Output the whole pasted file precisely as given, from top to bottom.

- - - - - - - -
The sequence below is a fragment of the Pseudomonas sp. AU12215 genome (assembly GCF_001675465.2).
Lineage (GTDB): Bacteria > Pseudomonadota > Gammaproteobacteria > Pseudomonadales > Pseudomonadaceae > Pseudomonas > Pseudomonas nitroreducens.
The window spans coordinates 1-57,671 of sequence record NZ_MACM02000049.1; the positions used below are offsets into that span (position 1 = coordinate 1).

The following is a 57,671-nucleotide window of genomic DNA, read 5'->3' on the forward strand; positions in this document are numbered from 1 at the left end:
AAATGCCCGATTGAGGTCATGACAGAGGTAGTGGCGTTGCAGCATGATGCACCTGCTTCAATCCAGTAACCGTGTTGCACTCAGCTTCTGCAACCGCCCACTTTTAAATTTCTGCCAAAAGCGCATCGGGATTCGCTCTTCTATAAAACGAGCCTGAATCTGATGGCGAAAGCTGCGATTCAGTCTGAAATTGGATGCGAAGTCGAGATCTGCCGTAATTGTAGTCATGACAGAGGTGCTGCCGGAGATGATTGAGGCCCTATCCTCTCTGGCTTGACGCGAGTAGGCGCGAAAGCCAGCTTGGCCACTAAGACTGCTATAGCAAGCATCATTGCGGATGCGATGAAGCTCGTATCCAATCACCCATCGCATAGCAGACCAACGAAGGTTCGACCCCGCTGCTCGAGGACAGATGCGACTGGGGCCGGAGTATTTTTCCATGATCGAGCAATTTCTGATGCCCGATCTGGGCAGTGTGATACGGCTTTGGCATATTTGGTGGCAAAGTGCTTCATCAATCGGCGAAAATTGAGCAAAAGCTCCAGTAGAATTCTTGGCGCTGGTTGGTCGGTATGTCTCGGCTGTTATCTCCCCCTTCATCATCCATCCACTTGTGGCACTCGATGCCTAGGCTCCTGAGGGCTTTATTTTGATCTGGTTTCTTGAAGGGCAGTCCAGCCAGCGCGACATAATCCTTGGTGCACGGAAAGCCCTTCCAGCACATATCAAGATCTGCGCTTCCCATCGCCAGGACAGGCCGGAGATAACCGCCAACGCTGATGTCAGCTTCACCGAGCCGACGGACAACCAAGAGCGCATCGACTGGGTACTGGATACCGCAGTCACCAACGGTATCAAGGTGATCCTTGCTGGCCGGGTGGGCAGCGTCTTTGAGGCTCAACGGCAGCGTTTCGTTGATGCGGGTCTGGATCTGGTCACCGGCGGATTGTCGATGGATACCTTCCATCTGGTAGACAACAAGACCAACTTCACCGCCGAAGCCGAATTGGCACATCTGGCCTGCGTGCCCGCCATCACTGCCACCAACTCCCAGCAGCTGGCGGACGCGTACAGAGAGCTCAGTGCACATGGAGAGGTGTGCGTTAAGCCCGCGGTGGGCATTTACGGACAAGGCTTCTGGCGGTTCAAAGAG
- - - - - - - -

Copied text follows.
The sequence below is a fragment of the Pseudomonas sp. AU12215 genome (assembly GCF_001675465.2).
Lineage (GTDB): Bacteria > Pseudomonadota > Gammaproteobacteria > Pseudomonadales > Pseudomonadaceae > Pseudomonas > Pseudomonas nitroreducens.
The window spans coordinates 1-57,671 of sequence record NZ_MACM02000049.1; the positions used below are offsets into that span (position 1 = coordinate 1).

The following is a 57,671-nucleotide window of genomic DNA, read 5'->3' on the forward strand; positions in this document are numbered from 1 at the left end:
AAATGCCCGATTGAGGTCATGACAGAGGTAGTGGCGTTGCAGCATGATGCACCTGCTTCAATCCAGTAACCGTGTTGCACTCAGCTTCTGCAACCGCCCACTTTTAAATTTCTGCCAAAAGCGCATCGGGATTCGCTCTTCTATAAAACGAGCCTGAATCTGATGGCGAAAGCTGCGATTCAGTCTGAAATTGGATGCGAAGTCGAGATCTGCCGTAATTGTAGTCATGACAGAGGTGCTGCCGGAGATGATTGAGGCCCTATCCTCTCTGGCTTGACGCGAGTAGGCGCGAAAGCCAGCTTGGCCACTAAGACTGCTATAGCAAGCATCATTGCGGATGCGATGAAGCTCGTATCCAATCACCCATCGCATAGCAGACCAACGAAGGTTCGACCCCGCTGCTCGAGGACAGATGCGACTGGGGCCGGAGTATTTTTCCATGATCGAGCAATTTCTGATGCCCGATCTGGGCAGTGTGATACGGCTTTGGCATATTTGGTGGCAAAGTGCTTCATCAATCGGCGAAAATTGAGCAAAAGCTCCAGTAGAATTCTTGGCGCTGGTTGGTCGGTATGTCTCGGCTGTTATCTCCCCCTTCATCATCCATCCACTTGTGGCACTCGATGCCTAGGCTCCTGAGGGCTTTATTTTGATCTGGTTTCTTGAAGGGCAGTCCAGCCAGCGCGACATAATCCTTGGTGCACGGAAAGCCCTTCCAGCACATATCAAGATCTGCGCTTCCCATCGCCAGGACAGGCCGGAGATAACCGCCAACGCTGATGTCAGCTTCACCGAGCCGACGGACAACCAAGAGCGCATCGACTGGGTACTGGATACCGCAGTCACCAACGGTATCAAGGTGATCCTTGCTGGCCGGGTGGGCAGCGTCTTTGAGGCTCAACGGCAGCGTTTCGTTGATGCGGGTCTGGATCTGGTCACCGGCGGATTGTCGATGGATACCTTCCATCTGGTAGACAACAAGACCAACTTCACCGCCGAAGCCGAATTGGCACATCTGGCCTGCGTGCCCGCCATCACTGCCACCAACTCCCAGCAGCTGGCGGACGCGTACAGAGAGCTCAGTGCACATGGAGAGGTGTGCGTTAAGCCCGCGGTGGGCATTTACGGACAAGGCTTCTGGCGGTTCAAAGAG